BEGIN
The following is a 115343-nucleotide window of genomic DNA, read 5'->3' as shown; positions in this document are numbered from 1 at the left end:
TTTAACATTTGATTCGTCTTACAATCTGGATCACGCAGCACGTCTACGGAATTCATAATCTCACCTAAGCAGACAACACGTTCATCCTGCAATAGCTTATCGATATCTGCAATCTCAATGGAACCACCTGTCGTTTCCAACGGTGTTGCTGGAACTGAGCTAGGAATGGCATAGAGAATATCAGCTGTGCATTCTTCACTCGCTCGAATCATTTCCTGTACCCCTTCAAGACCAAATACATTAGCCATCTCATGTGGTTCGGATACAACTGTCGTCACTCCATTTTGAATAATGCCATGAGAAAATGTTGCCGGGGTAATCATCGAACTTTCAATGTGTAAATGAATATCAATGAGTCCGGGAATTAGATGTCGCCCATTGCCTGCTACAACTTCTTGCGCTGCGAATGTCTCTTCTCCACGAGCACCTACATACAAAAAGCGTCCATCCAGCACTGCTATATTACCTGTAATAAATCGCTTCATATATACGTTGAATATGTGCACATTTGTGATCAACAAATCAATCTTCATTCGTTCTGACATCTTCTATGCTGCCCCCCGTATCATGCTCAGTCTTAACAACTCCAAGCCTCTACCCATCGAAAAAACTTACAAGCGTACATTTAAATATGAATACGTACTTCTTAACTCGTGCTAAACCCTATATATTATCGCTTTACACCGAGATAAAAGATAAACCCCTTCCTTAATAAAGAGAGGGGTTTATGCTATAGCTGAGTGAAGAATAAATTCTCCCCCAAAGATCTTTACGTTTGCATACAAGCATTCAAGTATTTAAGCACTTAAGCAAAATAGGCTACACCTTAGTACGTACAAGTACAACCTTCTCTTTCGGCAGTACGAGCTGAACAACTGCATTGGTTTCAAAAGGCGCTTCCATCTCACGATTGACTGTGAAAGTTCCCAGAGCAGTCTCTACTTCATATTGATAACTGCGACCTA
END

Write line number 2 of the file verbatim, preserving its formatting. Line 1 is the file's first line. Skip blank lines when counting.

TTTAACATTTGATTCGTCTTACAATCTGGATCACGCAGCACGTCTACGGAATTCATAATCTCACCTAAGCAGACAACACGTTCATCCTGCAATAGCTTATCGATATCTGCAATCTCAATGGAACCACCTGTCGTTTCCAACGGTGTTGCTGGAACTGAGCTAGGAATGGCATAGAGAATATCAGCTGTGCATTCTTCACTCGCTCGAATCATTTCCTGTACCCCTTCAAGACCAAATACATTAGCCATCTCATGTGGTTCGGATACAACTGTCGTCACTCCATTTTGAATAATGCCATGAGAAAATGTTGCCGGGGTAATCATCGAACTTTCAATGTGTAAATGAATATCAATGAGTCCGGGAATTAGATGTCGCCCATTGCCTGCTACAACTTCTTGCGCTGCGAATGTCTCTTCTCCACGAGCACCTACATACAAAAAGCGTCCATCCAGCACTGCTATATTACCTGTAATAAATCGCTTCATATATACGTTGAATATGTGCACATTTGTGATCAACAAATCAATCTTCATTCGTTCTGACATCTTCTATGCTGCCCCCCGTATCATGCTCAGTCTTAACAACTCCAAGCCTCTACCCATCGAAAAAACTTACAAGCGTACATTTAAATATGAATACGTACTTCTTAACTCGTGCTAAACCCTATATATTATCGCTTTACACCGAGATAAAAGATAAACCCCTTCCTTAATAAAGAGAGGGGTTTATGCTATAGCTGAGTGAAGAATAAATTCTCCCCCAAAGATCTTTACGTTTGCATACAAGCATTCAAGTATTTAAGCACTTAAGCAAAATAGGCTACACCTTAGTACGTACAAGTACAACCTTCTCTTTCGGCAGTACGAGCTGAACAACTGCATTGGTTTCAAAAGGCGCTTCCATCTCACGATTGACTGTGAAAGTTCCCAGAGCAGTCTCTACTTCATATTGATAACTGCGACCTA